“I took the liberty a few days ago of asking your black velvet bonnet to lend me its cawl, which it very readily did, and by which I have been enabled to give a considerable improvement of dignity to cap, which was before too nidgetty to please me. I shall wear it on Thursday, but I hope you will not be offended with me for following your advice as to its ornaments only in part. I still venture to retain the narrow silver round it, put twice round without any bow, and instead of the black military feather shall put in the coquelicot one as being smarter, and besides coquelicot is to be all the fashion this winter. After the ball I shall probably make it entirely black.”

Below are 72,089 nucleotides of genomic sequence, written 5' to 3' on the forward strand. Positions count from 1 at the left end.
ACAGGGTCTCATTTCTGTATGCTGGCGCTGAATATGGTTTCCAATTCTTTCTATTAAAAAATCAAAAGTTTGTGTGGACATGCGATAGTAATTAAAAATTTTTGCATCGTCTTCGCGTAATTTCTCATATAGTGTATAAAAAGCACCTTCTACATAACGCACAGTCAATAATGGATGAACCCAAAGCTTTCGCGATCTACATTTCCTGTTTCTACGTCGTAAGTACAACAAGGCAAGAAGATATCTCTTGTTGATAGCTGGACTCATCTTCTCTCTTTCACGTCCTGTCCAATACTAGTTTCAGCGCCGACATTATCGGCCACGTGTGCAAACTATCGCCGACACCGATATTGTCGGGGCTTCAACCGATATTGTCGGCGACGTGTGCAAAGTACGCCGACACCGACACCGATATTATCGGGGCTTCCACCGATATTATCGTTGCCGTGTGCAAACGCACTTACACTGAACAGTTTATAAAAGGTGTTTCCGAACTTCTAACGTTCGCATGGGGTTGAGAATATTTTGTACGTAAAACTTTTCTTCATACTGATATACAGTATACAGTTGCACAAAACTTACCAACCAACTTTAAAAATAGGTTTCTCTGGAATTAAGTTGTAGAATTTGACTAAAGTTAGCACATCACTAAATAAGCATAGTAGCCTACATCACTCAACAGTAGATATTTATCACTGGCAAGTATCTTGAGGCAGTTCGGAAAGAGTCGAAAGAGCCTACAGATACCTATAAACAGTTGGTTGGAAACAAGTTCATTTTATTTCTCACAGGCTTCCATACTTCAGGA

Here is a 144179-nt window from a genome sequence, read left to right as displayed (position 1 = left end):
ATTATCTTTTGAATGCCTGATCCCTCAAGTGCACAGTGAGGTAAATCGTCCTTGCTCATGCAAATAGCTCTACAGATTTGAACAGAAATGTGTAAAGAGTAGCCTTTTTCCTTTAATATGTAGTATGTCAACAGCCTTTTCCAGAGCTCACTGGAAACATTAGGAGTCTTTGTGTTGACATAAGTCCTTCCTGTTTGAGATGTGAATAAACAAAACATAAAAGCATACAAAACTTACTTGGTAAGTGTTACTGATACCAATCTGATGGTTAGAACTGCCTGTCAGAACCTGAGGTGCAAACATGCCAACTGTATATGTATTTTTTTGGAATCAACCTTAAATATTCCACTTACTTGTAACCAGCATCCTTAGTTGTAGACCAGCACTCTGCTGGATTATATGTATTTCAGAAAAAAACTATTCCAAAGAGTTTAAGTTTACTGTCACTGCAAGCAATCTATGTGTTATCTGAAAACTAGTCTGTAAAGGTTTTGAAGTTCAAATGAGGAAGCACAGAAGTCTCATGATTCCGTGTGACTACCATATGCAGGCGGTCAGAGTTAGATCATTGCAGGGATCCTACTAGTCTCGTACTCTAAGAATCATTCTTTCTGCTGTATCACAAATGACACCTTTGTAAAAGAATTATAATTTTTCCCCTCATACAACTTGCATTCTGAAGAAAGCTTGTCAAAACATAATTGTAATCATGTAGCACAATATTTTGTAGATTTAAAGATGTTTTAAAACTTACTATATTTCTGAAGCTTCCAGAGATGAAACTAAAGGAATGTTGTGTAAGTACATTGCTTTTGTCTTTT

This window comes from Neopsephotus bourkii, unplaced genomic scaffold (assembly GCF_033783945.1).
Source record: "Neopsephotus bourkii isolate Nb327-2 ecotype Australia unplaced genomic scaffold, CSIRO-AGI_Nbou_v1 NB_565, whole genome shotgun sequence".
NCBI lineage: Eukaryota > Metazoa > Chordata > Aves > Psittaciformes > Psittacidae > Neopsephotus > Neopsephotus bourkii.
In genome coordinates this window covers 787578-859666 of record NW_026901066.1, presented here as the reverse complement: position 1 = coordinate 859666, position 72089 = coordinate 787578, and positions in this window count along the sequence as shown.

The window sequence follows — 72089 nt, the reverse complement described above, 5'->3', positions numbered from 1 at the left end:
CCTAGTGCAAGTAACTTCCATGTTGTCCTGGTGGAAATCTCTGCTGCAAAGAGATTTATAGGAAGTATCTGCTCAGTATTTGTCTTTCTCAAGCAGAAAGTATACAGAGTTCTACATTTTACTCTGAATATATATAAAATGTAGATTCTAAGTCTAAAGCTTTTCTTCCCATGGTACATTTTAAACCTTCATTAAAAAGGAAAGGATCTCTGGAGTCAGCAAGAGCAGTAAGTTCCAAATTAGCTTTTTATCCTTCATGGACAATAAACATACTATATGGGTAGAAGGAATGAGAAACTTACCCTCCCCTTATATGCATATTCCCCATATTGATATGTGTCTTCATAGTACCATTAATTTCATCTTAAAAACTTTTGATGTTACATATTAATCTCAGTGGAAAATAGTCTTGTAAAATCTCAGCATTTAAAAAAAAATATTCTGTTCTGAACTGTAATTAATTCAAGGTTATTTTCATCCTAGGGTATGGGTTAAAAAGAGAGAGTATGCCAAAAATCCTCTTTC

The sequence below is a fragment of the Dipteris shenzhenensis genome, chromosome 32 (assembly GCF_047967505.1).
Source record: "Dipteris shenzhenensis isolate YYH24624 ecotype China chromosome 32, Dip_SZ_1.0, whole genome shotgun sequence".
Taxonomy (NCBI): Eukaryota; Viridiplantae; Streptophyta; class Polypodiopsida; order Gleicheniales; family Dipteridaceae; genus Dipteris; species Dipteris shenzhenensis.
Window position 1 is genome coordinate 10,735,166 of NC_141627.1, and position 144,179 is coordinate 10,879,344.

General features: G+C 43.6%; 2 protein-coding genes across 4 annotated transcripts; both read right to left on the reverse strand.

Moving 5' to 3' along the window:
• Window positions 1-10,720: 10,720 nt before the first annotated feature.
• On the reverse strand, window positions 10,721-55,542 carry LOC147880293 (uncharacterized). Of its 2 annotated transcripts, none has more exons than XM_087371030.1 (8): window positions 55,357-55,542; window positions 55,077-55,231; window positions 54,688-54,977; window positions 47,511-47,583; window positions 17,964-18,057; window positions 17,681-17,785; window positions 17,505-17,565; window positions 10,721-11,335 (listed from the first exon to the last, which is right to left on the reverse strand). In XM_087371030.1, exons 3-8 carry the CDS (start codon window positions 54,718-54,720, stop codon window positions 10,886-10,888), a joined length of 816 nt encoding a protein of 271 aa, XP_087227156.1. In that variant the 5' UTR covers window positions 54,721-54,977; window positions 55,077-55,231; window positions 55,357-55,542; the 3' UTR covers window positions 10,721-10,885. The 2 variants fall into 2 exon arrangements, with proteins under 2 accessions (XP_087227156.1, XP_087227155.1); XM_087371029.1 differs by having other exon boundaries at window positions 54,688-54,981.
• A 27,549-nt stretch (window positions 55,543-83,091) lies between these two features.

Jane Austen to her Sister Cassandra
December 18, 1799
Colours are always integral to fashion and the names given to the new shades of the season as imaginative as they are confusing. Where trend gurus of 2006 push aubergine, petrol, raspberry, mustard, and moss on us; their counterparts of two centuries ago were not slow in urging its female readership to wear coquelicot, canary, pomona, jonquil or puce. But what did the colours really look like?
While ivory, rose, peach and lavender are quite easy to figure out, others are more obscure. Many colours were named after plants; roses being rosy red and lavender a delicate pale greyish purple. Slate, a dark grey reminiscent of paving stones, was popular